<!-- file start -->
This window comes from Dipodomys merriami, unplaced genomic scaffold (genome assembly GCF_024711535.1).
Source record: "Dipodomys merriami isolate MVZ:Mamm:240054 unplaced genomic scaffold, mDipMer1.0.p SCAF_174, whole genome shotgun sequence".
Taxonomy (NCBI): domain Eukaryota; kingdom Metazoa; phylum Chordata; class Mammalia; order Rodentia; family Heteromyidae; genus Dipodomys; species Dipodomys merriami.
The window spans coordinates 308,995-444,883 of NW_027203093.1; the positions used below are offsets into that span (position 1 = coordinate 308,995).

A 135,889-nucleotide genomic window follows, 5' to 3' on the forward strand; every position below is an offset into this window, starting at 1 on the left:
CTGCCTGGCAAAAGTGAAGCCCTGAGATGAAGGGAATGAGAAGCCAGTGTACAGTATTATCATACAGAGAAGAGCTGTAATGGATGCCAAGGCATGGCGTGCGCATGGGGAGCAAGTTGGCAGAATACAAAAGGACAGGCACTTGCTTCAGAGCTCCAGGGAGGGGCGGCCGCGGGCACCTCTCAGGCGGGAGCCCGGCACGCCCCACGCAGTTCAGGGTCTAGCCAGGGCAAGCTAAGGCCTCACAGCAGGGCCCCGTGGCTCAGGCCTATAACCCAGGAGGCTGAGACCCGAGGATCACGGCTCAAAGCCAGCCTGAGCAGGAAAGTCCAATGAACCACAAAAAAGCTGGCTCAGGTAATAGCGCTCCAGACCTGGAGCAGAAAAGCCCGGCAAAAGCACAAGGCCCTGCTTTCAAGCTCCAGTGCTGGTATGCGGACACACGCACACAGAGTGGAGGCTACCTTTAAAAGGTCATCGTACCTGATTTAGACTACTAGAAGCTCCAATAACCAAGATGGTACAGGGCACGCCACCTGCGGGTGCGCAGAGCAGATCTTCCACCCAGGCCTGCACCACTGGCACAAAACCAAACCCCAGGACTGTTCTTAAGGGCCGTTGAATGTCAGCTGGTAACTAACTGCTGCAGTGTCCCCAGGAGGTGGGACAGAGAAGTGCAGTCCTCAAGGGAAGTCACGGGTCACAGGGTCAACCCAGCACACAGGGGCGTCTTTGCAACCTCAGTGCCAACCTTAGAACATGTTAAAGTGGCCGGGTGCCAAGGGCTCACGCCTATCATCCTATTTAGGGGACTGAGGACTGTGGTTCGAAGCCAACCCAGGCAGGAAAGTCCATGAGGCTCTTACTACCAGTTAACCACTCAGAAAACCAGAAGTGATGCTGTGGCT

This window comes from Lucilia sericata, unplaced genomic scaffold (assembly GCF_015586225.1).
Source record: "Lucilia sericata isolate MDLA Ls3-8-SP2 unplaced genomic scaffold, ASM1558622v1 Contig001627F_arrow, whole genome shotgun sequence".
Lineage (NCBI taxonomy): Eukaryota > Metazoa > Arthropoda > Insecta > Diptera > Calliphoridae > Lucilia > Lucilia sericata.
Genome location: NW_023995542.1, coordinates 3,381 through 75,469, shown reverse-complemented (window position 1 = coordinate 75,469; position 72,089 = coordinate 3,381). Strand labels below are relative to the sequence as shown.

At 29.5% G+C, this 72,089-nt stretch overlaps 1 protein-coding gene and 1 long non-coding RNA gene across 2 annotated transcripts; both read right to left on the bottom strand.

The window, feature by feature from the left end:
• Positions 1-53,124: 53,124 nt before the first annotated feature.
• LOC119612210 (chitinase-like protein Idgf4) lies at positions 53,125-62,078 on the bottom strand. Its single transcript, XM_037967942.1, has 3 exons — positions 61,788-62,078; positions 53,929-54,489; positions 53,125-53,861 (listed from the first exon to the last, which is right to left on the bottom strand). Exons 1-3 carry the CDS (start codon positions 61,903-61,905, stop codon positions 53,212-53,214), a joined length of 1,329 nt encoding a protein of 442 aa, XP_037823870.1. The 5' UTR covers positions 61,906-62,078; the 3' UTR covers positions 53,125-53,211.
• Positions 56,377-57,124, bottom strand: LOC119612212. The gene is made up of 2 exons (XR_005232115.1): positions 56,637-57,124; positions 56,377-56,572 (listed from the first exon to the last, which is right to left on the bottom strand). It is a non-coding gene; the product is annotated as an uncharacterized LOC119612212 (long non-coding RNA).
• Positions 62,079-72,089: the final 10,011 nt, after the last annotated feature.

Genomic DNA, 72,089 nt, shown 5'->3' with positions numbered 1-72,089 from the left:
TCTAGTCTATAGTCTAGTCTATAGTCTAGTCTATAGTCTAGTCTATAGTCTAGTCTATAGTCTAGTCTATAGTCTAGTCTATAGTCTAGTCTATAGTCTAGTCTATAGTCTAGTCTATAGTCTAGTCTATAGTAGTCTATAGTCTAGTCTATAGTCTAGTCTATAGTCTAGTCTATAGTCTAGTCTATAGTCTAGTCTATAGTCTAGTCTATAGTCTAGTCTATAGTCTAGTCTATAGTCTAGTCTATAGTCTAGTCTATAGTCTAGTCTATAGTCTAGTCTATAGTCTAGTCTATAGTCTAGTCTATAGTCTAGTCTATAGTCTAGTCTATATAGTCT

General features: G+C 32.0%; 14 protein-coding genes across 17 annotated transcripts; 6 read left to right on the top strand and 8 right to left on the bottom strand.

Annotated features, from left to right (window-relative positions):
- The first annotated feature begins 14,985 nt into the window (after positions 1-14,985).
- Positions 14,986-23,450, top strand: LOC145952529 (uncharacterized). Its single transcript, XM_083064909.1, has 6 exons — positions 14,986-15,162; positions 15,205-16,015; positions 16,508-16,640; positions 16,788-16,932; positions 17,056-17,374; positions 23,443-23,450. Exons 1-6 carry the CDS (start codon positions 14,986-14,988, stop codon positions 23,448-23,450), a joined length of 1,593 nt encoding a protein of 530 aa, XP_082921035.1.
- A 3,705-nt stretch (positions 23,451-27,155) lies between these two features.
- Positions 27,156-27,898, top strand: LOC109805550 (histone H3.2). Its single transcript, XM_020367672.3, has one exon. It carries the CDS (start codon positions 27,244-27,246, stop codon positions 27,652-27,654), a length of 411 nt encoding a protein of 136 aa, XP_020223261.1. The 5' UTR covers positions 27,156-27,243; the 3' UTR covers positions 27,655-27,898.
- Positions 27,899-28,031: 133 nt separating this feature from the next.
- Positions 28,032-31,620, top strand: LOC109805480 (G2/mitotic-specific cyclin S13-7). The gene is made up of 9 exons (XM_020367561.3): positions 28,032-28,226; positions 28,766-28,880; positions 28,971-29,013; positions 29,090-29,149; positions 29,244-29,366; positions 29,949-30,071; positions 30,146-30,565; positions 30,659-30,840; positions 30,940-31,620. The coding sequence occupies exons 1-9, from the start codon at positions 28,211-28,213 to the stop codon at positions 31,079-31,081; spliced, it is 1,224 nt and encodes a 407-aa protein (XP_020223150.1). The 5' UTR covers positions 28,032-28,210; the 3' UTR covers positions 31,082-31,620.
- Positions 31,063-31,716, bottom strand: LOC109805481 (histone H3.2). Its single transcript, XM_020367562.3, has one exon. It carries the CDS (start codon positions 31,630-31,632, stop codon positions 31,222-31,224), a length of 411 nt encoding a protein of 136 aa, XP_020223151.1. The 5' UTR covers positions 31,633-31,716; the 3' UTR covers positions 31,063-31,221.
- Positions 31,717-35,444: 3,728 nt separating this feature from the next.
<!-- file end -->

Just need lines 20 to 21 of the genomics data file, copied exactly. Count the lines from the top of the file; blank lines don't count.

Annotated features, from left to right (window-relative positions):
- The first annotated feature begins 14,985 nt into the window (after positions 1-14,985).